By using the overflow, as mentioned in claim 2, the level of fluid in the container may be adjusted easily and according to requirement, when using a longer or shorter pipe as overflow in the container.
When using a supply of fluid through a tube, as mentioned in claim 3, which tube ends at the bottom of the container, the best possible supply of nutrient and oxygen to and through the roots is secured as well as the tube may be removed easily from the container, e.g. for cleaning, and the container may be easily moved without any interference in the firm installation, as the inlet tube only has to be led down into an outlet opening.
When providing the container with a plurality of arches at the bottom, as mentioned in claim 4, each con
tainer can be easily placed and fixed on a tube, which may be placed e.g. at the bottom of the greenhouse.
This tube may be provided, according to claim 5, with apertures at the top, so that the overflow from the container can run straightly down into one of the apertures. In this way the said possibility for outlet or drain through the tubes exists.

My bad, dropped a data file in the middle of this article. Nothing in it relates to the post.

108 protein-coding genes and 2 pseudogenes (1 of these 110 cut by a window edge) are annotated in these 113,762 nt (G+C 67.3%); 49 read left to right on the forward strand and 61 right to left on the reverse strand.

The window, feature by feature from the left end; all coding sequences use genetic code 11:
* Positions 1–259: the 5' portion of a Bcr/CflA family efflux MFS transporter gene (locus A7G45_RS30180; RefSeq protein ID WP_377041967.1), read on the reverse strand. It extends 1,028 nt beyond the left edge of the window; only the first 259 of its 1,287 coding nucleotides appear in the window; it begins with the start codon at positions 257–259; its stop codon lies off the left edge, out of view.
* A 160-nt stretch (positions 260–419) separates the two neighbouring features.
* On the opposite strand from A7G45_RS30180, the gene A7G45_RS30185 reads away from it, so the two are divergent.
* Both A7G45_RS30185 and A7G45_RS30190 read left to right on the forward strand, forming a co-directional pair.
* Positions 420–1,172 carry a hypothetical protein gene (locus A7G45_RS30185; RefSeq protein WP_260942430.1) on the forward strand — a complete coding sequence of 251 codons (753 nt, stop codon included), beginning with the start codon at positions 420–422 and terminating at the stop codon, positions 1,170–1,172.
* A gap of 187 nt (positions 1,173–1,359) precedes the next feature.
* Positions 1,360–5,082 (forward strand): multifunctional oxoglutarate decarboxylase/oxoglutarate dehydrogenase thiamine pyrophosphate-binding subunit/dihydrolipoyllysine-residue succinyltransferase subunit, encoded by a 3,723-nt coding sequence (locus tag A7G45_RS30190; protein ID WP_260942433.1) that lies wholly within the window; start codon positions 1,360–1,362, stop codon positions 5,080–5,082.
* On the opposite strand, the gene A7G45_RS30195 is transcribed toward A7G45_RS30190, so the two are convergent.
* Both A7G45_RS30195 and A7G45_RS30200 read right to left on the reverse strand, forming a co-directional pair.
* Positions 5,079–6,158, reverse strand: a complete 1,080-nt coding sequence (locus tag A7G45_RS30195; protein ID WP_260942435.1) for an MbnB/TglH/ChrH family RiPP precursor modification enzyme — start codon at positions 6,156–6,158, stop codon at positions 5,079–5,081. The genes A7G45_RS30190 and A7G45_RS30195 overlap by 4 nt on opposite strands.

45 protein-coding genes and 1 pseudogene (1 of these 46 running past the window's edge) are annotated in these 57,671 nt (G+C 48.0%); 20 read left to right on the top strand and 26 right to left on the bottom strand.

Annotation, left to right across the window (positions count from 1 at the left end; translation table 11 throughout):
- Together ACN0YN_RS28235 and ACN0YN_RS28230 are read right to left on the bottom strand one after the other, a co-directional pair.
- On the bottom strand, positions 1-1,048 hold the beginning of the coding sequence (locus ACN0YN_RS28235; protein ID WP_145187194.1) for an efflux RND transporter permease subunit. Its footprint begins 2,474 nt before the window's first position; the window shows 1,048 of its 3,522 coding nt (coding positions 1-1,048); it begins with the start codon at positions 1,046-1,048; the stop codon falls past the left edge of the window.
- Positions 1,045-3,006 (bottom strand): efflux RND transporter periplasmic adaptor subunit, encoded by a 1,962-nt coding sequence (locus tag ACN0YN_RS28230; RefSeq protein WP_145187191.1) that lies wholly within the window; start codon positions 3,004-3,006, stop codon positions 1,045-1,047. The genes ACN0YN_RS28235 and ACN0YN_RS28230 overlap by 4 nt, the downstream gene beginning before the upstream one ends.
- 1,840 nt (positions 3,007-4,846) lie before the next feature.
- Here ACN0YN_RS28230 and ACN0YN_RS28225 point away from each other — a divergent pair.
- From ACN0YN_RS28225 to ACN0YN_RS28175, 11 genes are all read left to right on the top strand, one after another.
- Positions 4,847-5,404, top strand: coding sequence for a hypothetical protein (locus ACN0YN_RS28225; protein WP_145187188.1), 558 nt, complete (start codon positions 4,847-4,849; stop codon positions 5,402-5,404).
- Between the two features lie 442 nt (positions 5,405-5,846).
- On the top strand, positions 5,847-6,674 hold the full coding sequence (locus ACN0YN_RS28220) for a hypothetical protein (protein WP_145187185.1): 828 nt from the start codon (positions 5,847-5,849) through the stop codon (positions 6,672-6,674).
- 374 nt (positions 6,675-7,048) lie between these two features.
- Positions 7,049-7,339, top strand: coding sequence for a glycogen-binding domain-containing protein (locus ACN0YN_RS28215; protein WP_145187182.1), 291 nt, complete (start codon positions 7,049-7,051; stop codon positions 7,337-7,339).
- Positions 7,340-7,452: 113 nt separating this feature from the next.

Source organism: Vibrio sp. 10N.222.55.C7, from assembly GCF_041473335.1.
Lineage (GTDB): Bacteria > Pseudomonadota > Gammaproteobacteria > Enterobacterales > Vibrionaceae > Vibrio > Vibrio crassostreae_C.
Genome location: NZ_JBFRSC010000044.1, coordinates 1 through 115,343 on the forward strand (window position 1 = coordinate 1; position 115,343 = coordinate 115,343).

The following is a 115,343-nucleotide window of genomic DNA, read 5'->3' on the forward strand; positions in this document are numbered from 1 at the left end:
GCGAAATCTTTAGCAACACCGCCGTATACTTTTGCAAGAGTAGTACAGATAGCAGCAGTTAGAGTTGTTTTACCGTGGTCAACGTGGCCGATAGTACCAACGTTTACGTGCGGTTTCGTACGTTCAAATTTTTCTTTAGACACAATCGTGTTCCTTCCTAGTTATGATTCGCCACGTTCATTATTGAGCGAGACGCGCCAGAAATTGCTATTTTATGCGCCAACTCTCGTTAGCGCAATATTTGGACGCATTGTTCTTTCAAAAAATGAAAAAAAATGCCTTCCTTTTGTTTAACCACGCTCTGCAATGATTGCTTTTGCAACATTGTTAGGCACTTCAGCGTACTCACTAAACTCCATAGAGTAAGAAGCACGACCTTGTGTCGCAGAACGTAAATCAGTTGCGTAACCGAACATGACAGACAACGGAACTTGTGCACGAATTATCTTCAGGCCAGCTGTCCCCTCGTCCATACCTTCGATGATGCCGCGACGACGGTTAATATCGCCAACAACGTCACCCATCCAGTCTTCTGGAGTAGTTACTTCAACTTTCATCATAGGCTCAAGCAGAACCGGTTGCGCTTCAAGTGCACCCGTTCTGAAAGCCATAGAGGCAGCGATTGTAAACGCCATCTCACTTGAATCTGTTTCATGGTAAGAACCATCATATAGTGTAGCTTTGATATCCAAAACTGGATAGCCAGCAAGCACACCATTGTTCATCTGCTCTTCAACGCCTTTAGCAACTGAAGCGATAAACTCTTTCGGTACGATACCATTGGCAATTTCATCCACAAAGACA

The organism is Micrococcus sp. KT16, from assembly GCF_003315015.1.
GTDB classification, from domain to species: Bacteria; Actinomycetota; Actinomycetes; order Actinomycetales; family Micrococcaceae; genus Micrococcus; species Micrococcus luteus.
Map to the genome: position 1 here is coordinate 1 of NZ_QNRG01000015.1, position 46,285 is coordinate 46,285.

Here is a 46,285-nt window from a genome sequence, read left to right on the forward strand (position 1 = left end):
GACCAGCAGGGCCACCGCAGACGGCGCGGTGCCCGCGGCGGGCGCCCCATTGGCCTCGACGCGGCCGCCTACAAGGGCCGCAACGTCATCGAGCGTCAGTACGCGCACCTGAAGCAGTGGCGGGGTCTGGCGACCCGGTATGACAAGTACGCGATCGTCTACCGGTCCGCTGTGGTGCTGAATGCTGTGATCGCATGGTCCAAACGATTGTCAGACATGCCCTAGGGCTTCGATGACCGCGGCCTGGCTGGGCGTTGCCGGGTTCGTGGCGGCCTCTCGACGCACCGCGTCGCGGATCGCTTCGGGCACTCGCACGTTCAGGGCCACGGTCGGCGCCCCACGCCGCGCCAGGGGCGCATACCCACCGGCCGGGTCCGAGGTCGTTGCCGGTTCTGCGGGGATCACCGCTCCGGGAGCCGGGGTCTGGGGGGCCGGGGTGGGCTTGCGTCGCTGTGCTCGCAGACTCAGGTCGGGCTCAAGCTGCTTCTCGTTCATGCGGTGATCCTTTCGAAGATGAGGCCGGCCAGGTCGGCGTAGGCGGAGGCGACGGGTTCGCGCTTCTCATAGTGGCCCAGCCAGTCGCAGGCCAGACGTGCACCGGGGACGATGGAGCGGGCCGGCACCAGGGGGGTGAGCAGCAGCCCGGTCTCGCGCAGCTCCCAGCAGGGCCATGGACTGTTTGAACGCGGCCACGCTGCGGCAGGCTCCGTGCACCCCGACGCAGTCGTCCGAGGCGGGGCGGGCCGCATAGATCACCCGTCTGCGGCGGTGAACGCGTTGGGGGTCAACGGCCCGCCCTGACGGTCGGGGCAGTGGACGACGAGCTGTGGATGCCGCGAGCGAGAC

Finally it is appropriate with projections at the bottom of the container according to claim 6, so that the container may be locked in a certain position to the tube.
The invention will be further explained in the following with reference to the drawing, where
Fig. 1 is a schematic sectional view of a container, and
Fig. 2 is a sectional view through a container in use.
In Fig. 1, which is a schematic sectional view through a single container 1, one of the tubes 8 is shown that serves as an outlet for the fluid. The container 1 has a cubic content of between 5 and 10 litres. The nutrient fluid is led through a feed tube 12 to the individual containers through a flexible tube 6, which is put in over the edge of the container and down into this. In this way the fluid is admitted the container from below.
At the top there may be an overflow 2 at one side of the container, through which overflow 2 the fluid
leaves the container. Further there may be mounted a frame (3) at the upper edge of the container, in which a nutrient substrate 4 can be placed. However, often it will be most appropriate and economic to use the system to so-called bare root culture without using any substrate. Between the nutrient substrate and the surface of the fluid there is an air space, where the air can move freely to and fro.